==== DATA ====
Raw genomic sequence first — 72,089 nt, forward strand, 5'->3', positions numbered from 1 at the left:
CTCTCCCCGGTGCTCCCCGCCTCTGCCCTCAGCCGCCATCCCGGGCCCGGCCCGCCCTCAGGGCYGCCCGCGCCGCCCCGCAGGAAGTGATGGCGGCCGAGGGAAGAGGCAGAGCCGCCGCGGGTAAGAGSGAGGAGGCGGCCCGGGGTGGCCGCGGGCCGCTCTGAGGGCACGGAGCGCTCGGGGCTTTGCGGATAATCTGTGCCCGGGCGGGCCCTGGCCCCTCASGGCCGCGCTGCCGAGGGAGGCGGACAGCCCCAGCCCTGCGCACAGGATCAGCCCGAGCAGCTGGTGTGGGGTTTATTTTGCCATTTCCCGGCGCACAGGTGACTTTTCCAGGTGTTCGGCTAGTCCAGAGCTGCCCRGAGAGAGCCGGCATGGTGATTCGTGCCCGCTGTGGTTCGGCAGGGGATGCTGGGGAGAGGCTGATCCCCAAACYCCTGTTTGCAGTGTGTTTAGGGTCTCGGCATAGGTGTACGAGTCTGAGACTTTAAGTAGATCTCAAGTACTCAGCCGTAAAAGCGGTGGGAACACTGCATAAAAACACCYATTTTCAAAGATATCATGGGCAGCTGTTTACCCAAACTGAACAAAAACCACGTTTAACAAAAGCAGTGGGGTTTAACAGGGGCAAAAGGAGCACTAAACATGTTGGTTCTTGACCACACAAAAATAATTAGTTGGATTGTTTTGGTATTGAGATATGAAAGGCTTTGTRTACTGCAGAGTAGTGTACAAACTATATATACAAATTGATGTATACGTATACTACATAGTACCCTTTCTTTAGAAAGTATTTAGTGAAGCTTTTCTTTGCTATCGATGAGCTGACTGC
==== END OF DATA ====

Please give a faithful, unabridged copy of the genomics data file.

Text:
Raw genomic sequence first — 72,089 nt, forward strand, 5'->3', positions numbered from 1 at the left:
CTCTCCCCGGTGCTCCCCGCCTCTGCCCTCAGCCGCCATCCCGGGCCCGGCCCGCCCTCAGGGCYGCCCGCGCCGCCCCGCAGGAAGTGATGGCGGCCGAGGGAAGAGGCAGAGCCGCCGCGGGTAAGAGSGAGGAGGCGGCCCGGGGTGGCCGCGGGCCGCTCTGAGGGCACGGAGCGCTCGGGGCTTTGCGGATAATCTGTGCCCGGGCGGGCCCTGGCCCCTCASGGCCGCGCTGCCGAGGGAGGCGGACAGCCCCAGCCCTGCGCACAGGATCAGCCCGAGCAGCTGGTGTGGGGTTTATTTTGCCATTTCCCGGCGCACAGGTGACTTTTCCAGGTGTTCGGCTAGTCCAGAGCTGCCCRGAGAGAGCCGGCATGGTGATTCGTGCCCGCTGTGGTTCGGCAGGGGATGCTGGGGAGAGGCTGATCCCCAAACYCCTGTTTGCAGTGTGTTTAGGGTCTCGGCATAGGTGTACGAGTCTGAGACTTTAAGTAGATCTCAAGTACTCAGCCGTAAAAGCGGTGGGAACACTGCATAAAAACACCYATTTTCAAAGATATCATGGGCAGCTGTTTACCCAAACTGAACAAAAACCACGTTTAACAAAAGCAGTGGGGTTTAACAGGGGCAAAAGGAGCACTAAACATGTTGGTTCTTGACCACACAAAAATAATTAGTTGGATTGTTTTGGTATTGAGATATGAAAGGCTTTGTRTACTGCAGAGTAGTGTACAAACTATATATACAAATTGATGTATACGTATACTACATAGTACCCTTTCTTTAGAAAGTATTTAGTGAAGCTTTTCTTTGCTATCGATGAGCTGACTGC